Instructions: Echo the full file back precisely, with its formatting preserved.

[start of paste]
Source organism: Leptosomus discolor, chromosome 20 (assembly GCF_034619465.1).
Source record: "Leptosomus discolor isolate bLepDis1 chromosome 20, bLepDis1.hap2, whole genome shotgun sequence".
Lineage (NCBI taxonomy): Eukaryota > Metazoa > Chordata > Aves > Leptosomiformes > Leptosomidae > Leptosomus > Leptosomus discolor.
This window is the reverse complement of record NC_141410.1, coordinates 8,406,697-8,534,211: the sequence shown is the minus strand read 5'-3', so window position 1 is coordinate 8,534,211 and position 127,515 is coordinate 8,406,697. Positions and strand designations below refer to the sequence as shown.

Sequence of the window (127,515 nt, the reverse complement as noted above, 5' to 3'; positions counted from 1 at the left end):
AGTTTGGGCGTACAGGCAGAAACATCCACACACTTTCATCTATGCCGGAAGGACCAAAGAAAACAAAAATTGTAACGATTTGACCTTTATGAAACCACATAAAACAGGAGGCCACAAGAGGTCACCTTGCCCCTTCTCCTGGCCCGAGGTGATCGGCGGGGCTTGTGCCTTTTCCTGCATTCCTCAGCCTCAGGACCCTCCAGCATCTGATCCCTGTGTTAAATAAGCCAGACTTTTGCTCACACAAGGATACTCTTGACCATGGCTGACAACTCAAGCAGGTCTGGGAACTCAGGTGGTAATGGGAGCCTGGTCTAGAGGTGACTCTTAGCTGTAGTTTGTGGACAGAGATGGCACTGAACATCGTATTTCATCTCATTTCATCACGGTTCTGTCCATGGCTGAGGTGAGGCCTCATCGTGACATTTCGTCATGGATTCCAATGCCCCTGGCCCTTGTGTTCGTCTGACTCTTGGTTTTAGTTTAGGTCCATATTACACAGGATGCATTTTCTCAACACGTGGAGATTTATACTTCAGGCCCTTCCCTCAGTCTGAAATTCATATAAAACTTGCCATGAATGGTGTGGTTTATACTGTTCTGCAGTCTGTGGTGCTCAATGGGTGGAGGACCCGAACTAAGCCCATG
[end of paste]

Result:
Source organism: Leptosomus discolor, chromosome 20 (assembly GCF_034619465.1).
Source record: "Leptosomus discolor isolate bLepDis1 chromosome 20, bLepDis1.hap2, whole genome shotgun sequence".
Lineage (NCBI taxonomy): Eukaryota > Metazoa > Chordata > Aves > Leptosomiformes > Leptosomidae > Leptosomus > Leptosomus discolor.
This window is the reverse complement of record NC_141410.1, coordinates 8,406,697-8,534,211: the sequence shown is the minus strand read 5'-3', so window position 1 is coordinate 8,534,211 and position 127,515 is coordinate 8,406,697. Positions and strand designations below refer to the sequence as shown.

Sequence of the window (127,515 nt, the reverse complement as noted above, 5' to 3'; positions counted from 1 at the left end):
AGTTTGGGCGTACAGGCAGAAACATCCACACACTTTCATCTATGCCGGAAGGACCAAAGAAAACAAAAATTGTAACGATTTGACCTTTATGAAACCACATAAAACAGGAGGCCACAAGAGGTCACCTTGCCCCTTCTCCTGGCCCGAGGTGATCGGCGGGGCTTGTGCCTTTTCCTGCATTCCTCAGCCTCAGGACCCTCCAGCATCTGATCCCTGTGTTAAATAAGCCAGACTTTTGCTCACACAAGGATACTCTTGACCATGGCTGACAACTCAAGCAGGTCTGGGAACTCAGGTGGTAATGGGAGCCTGGTCTAGAGGTGACTCTTAGCTGTAGTTTGTGGACAGAGATGGCACTGAACATCGTATTTCATCTCATTTCATCACGGTTCTGTCCATGGCTGAGGTGAGGCCTCATCGTGACATTTCGTCATGGATTCCAATGCCCCTGGCCCTTGTGTTCGTCTGACTCTTGGTTTTAGTTTAGGTCCATATTACACAGGATGCATTTTCTCAACACGTGGAGATTTATACTTCAGGCCCTTCCCTCAGTCTGAAATTCATATAAAACTTGCCATGAATGGTGTGGTTTATACTGTTCTGCAGTCTGTGGTGCTCAATGGGTGGAGGACCCGAACTAAGCCCATG